Who dictated the decisions of former CJI Dipak Misra?

That former CJI Dipak Misra allegedly allotted sensitive cases like the mysterious death of Judge B H Loya to benches of his choice “as he was remote controlled by some external source and this impacted the administration of justice,” has been the most explosive revelation made by a Supreme Court judge in Indian judicial history. The former CJI has chosen not to rebut the charges against him.

Justice Kurian Joseph, who waited till he retired on November 29 to reveal this, was the third seniormost judge of the collegium which was accused by Justice Jasti Chelameswar of being spectators in appointment of high court and supreme court judges. Chelameswar had also indirectly indicted Justice Arun Mishra for being chosen to hear the petition demanding a probe into Judge Loya’s mysterious death.

Justice Mishra, who has been accused of being “friendly” with BJP leaders who met at his home, will join the collegium on December 31, 2018 after Justice Madan Lokur retires. When Justice Sharad Bobde is sworn in as the next CJI on November 18, 2019, Justice Mishra will play a vital role in selecting high court and apex court judges.

Adding fuel to the raging fire is the fact that Prime Minister Narendra Modi said the apex court should be free of any “influence” while the Congress has demanded a discussion in Parliament on the issue. This has vindicated their attempt to impeach CJI Misra which they abandoned earlier for God knows what reason.

A controversial lawyer from Nagpur, Satish Uke, has filed a writ petition in the Nagpur bench of the Bombay high court alleging that Judge Loya was killed by an overdose of radiation. He has sought seizure of all records and sent the purported evidence to a number of dignitaries after claiming his life was in danger.

Three benches of the Nagpur high court have recused from hearing this writ petition because the judges before whom it came up were present at the wedding of Justice Swapna Joshi’s daughter. A two-month jail sentence for committing contempt of court and being debarred from practice for one year has not lessened Satish Uke’s ardour to expose injustice. He alleged he was offered a bribe to hand over evidence of the radiation to certain politicians.

But to return to Justice Joseph’s revelation, the judge said it was CJI Misra’s series of actions which led the collegium to infer he was “being remote controlled under some external influence.” His allegation is stunning because the judiciary is theoretically insulated from any pressure. And if this is not true, “democracy is in danger” as Justice Chelameswar declared to the nation on January 12, making this the second blackest day in Indian judicial history, after April 26, 1973 when Justice A N Ray superceded three judges senior to him to become the CJI, at Indira Gandhi’s behest. Justice Hidayatullah boycotted the swearing-in function.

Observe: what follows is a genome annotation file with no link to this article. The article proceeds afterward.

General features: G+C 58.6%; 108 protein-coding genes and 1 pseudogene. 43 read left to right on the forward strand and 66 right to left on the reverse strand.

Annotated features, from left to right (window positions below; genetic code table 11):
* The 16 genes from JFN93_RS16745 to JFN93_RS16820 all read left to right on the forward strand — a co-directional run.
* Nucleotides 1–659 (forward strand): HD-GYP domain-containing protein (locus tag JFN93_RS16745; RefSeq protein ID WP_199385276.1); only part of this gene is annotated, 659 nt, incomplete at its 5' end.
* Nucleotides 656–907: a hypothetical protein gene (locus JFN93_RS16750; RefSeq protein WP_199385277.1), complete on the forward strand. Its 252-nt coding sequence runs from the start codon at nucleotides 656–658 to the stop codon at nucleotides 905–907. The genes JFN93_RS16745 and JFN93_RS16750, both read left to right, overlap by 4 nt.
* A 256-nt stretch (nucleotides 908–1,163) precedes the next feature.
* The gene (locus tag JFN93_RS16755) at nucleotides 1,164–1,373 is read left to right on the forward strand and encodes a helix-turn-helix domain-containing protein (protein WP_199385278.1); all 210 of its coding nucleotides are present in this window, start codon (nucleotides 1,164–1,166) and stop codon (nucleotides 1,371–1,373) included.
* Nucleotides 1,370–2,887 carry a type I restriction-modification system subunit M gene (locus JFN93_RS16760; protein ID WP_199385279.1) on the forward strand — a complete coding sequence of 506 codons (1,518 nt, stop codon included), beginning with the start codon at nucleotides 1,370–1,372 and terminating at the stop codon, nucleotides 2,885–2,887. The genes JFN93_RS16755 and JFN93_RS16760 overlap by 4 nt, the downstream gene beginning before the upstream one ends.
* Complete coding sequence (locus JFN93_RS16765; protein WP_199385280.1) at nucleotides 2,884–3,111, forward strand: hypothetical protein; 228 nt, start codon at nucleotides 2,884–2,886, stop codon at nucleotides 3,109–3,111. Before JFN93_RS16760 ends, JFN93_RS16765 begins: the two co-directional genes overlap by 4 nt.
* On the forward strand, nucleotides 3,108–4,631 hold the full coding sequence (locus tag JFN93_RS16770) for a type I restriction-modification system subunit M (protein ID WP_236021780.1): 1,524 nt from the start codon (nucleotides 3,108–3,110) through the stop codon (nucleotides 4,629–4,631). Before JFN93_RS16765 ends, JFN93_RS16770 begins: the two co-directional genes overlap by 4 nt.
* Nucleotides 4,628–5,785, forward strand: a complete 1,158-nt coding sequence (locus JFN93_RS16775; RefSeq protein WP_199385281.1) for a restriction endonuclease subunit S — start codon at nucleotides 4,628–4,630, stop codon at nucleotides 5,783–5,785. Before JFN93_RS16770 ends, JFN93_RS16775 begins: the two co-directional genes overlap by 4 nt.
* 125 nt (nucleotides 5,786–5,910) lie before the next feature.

The President is the head of both the executive and the legislature because unless he administers the oath of office to each minister or MP, neither the government nor Parliament comes into existence but he has no role to play in selecting judges apart from signing their warrants of appointment and swearing in the CJI. The CJI is neither subordinate to the prime minister nor to any other constitutional office, which is why judges of the constitutional courts retire at midnight of their 62nd or 65th birthday.

The CJI is sworn to uphold the Constitution and the fundamental rights of the Indian people “without fear or favour, affection or ill will.” And if he keeps proclaiming, he is the master of the roster to assert his monopoly in assigning cases to benches of his choice — there is something amiss. Even as master of the roster, he needs to be assisted by the collegium to ensure cases are allotted for delivery of justice and not individual proclivities of certain judges. The CJI is master of the roster for the welfare of the people and not for the welfare of the executive.

The collegium system of appointing judges was devised in 1956 because the founding fathers never envisaged such a mechanism. Prior to the first judges’ case, it was the PMO who selected and transferred judges. Today, we have a situation where Justice Indrajit Mohanty has been transferred from the Orissa high court to the Mumbai high court in the “interests of the administration of justice.” An IAF serviceman, Jayanta Kumar Das from Orissa had complained about him but was allegedly denied the findings of the supreme court committee which probed his complaint.

We have a situation where in the past, judges like Chennai high court judge N Arumugham, accused of being close to the late Tamil Nadu chief minister Jayaram Jalalithaa, Gujarat high court judge V H Bhairavia and Allahabad high court judge Vijay Bahuguna were transferred to the Bombay high court so litigants were unaware of the complaints against them. Bahuguna resigned as a high court judge after allegations of corruption and later resigned as chief minister of Uttarakhand for misusing flood relief funds.

Congress leader Baharul Islam was made a Supreme Court judge by the Indira government in December 1980 after he retired as a high court judge. Six weeks before he retired, Islam exonerated the then Congress chief minister of Bihar, Jagannath Mishra, in a forgery case. A month later, he contested as the Congress candidate for the Barpeta Lok Sabha seat, emulating Vijay Bahuguna.

We will forever remain indebted to judges like Ranjan Gogoi, Jasti Chelameswar, Kurian Joseph and Madan Lokur for ensuring what former CJI Dipak Misra did was not kept secret. These were the brightest days in Indian judicial history.

Olav Albuquerque holds a PhD in law and is a lawyer-cum-journalist of the Bombay high court.

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